The EU looks on with sadness and fear in equal measure and will not alter the core elements of the existing deal. The bloc prizes maintaining the integrity of its single-market system over all else and has been keen to make an example out of Britain’s choice to leave — so other EU members aren’t tempted to follow.
Given those fundamentals, the EU has shifted to treating a no-deal Brexit as its default expectation.
Officials in Brussels on Wednesday will propose two budget instruments to support the companies and workers who would be most affected by a no-deal Brexit. The EU’s goal: prevent the U.K. tearing a hole in its single market.
In contrast, Michael Gove, Britain’s minister in charge of preparing for Brexit, refuses to publish his own governments’ planning scenarios — known as Operation Yellowhammer. The presumed reason, based on leaked versions of the plans, is that they paint a devastating picture of the effects of a no-deal Brexit.
The long-term effects of this week’s debate could be significant. It’s now clear Johnson will be unable to unite his country, even if he can hang on and find a way to deliver Brexit.
Johnson’s government now has a choice between fomenting a constitutional crisis — if the government ignores Parliament — or managing a policy crisis — given Parliament is on track to overturn the government’s key policy in a second critical vote Wednesday.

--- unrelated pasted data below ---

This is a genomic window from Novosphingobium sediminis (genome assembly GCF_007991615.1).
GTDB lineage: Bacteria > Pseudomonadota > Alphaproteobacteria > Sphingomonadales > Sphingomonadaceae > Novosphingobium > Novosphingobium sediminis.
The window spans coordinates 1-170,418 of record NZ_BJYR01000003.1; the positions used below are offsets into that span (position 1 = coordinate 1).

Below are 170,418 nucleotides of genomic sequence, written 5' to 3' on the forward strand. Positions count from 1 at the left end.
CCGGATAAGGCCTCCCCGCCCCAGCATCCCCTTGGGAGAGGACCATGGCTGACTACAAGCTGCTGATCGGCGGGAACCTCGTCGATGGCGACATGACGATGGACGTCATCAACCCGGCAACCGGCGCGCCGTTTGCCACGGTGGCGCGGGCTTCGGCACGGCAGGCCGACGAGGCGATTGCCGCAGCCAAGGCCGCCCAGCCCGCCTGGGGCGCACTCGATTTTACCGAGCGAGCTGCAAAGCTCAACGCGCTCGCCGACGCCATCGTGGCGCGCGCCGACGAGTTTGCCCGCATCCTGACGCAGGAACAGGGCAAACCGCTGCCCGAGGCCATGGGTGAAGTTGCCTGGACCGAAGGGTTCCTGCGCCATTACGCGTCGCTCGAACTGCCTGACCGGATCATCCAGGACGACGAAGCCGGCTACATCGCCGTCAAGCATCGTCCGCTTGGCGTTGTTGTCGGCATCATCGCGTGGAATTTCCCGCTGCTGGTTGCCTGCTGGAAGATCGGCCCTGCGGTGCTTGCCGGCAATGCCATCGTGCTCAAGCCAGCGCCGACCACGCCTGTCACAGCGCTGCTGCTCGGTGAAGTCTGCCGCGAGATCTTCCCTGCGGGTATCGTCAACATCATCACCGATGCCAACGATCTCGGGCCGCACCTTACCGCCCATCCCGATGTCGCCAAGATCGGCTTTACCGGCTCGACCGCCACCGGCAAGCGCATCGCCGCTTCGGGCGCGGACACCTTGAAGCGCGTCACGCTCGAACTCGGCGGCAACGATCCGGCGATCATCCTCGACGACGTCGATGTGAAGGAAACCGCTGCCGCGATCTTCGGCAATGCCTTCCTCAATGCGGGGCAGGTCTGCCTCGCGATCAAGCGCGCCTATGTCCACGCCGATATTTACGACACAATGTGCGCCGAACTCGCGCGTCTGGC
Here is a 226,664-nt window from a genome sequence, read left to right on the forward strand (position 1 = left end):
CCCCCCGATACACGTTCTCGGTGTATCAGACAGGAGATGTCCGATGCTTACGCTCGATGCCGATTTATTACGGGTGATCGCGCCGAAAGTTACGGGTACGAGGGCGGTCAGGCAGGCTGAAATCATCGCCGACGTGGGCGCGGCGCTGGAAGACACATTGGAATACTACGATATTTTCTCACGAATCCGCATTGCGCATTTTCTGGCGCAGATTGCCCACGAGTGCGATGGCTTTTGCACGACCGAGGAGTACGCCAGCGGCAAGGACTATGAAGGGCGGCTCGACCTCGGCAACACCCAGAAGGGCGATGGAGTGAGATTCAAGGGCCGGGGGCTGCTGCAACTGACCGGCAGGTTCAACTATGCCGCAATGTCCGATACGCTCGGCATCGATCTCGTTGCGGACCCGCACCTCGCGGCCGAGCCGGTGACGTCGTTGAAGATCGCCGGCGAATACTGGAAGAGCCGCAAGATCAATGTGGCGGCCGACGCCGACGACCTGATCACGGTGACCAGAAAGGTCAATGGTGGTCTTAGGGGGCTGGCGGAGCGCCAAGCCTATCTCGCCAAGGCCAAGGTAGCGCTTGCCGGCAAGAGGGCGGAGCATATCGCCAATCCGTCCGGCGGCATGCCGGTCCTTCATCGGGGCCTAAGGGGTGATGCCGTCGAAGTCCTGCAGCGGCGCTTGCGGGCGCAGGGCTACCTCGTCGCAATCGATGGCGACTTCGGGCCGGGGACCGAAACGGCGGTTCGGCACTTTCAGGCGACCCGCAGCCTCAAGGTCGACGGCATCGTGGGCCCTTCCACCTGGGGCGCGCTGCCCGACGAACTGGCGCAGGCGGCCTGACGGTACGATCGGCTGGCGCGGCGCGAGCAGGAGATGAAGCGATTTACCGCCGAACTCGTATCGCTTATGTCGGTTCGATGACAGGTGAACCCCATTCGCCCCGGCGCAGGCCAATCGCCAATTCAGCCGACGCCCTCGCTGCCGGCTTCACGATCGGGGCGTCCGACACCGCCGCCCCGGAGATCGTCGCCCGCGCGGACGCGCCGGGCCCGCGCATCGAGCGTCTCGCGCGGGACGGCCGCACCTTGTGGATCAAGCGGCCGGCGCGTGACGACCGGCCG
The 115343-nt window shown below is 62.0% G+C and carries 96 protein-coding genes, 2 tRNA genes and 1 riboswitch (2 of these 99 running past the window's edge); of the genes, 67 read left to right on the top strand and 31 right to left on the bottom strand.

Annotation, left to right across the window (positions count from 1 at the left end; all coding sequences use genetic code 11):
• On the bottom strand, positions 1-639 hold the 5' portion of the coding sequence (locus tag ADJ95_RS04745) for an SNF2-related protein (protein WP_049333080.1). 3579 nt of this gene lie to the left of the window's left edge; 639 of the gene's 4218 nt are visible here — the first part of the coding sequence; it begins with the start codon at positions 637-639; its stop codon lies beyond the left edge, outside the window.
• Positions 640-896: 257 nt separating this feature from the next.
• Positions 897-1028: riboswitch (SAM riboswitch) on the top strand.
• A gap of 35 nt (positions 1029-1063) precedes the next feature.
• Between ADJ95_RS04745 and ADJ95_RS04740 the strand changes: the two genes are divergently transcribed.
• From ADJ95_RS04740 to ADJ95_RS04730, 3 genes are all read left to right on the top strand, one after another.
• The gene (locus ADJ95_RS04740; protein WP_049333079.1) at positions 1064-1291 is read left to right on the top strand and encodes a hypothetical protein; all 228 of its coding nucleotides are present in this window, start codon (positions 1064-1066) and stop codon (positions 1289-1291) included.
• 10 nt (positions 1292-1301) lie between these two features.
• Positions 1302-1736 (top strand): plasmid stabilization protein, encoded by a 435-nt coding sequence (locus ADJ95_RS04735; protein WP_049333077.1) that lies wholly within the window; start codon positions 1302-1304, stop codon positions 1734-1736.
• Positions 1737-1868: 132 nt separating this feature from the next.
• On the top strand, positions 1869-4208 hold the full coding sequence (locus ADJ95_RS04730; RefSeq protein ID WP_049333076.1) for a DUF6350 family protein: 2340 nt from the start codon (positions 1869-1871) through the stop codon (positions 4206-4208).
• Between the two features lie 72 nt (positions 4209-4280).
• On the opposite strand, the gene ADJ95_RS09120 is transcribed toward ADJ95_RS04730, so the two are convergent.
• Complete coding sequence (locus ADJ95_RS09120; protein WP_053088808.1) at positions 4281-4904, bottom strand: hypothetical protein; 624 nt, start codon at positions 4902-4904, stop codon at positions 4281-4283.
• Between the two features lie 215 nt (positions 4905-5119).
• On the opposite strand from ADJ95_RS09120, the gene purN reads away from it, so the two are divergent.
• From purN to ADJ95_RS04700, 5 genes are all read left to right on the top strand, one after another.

The political and cultural divisions run deep across Britain.
Moderate Labour MP Liz Kendall tweeted Tuesday that she had “never seen such cold hard anger” among her Parliament colleagues as she did watching Conservative moderates react in fury as hard-line Brexiteer Jacob-Rees Mogg addressed Parliament.
The politically neutral Queen is also getting uncomfortably close to the action: Last week, she was roped into suspending Parliament for five weeks via a secretive constitutional forum known as the Privy Council, convened at her summer castle in Balmoral, Scotland.
While protesters have reached for extreme daily slogans like “Stop the coup,” there are plenty of other sharp realities at hand that require no exaggeration.
The Scottish government, which has similar powers to the state government in the United States, is pushing for a referendum on leaving the U.K. London, a bastion of pro-EU support, is splintering further from the rest of the country. And the inability to avoid recreating a hard border between Northern Ireland and Ireland is threatening to destabilize a peace agreement reached more than 20 years ago.
In other words, the longest-term effect of Brexit could be the breakup of the United Kingdom.